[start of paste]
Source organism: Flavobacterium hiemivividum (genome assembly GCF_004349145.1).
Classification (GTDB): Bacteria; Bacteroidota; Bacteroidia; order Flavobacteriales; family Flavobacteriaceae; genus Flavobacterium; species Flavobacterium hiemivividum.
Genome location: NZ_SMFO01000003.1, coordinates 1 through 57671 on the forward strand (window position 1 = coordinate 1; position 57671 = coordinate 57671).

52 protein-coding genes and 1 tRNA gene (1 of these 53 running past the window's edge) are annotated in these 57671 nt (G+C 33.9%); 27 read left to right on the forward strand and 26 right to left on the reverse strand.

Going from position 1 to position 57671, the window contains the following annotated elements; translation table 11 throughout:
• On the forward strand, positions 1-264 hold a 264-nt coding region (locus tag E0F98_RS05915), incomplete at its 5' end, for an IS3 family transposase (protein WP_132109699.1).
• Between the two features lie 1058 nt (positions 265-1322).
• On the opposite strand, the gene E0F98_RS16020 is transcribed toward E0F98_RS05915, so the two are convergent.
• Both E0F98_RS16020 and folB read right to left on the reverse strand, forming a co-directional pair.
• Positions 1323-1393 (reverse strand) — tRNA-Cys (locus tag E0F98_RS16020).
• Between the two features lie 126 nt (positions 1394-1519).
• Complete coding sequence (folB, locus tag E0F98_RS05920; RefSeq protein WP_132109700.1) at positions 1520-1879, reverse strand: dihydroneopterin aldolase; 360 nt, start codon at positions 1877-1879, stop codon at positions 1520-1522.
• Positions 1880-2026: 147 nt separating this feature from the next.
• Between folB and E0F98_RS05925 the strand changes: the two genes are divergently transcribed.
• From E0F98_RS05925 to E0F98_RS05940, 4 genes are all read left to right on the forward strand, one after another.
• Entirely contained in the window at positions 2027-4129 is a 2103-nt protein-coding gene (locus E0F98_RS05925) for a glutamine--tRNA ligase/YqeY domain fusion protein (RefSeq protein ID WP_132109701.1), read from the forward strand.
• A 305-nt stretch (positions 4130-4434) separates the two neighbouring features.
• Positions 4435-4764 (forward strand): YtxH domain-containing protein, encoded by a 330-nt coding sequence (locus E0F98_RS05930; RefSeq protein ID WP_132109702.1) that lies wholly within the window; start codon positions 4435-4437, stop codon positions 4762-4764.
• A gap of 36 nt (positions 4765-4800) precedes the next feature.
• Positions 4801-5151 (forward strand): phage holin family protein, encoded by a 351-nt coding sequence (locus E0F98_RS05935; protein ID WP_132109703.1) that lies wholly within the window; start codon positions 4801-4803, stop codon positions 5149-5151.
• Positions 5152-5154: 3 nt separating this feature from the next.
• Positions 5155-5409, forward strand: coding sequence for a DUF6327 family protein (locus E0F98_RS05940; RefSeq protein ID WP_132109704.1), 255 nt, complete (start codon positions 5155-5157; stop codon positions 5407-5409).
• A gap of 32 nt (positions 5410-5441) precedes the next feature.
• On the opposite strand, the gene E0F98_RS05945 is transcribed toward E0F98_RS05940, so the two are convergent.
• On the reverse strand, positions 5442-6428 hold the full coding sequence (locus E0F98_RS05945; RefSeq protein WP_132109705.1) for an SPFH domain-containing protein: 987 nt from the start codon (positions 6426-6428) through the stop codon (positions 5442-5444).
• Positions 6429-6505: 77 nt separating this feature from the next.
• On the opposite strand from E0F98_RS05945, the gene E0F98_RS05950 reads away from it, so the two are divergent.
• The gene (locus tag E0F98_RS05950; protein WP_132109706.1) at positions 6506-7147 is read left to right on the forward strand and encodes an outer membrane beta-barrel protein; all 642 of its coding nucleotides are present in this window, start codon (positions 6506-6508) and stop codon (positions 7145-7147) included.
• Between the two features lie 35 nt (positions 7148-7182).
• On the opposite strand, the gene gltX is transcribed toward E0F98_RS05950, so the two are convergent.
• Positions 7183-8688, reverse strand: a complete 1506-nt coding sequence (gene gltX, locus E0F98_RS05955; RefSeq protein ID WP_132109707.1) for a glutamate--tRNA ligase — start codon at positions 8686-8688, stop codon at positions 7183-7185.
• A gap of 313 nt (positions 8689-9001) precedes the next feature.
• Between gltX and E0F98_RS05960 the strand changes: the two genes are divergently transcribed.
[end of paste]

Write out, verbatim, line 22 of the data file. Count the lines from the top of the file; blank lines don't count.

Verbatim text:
• Positions 5155-5409, forward strand: coding sequence for a DUF6327 family protein (locus E0F98_RS05940; RefSeq protein ID WP_132109704.1), 255 nt, complete (start codon positions 5155-5157; stop codon positions 5407-5409).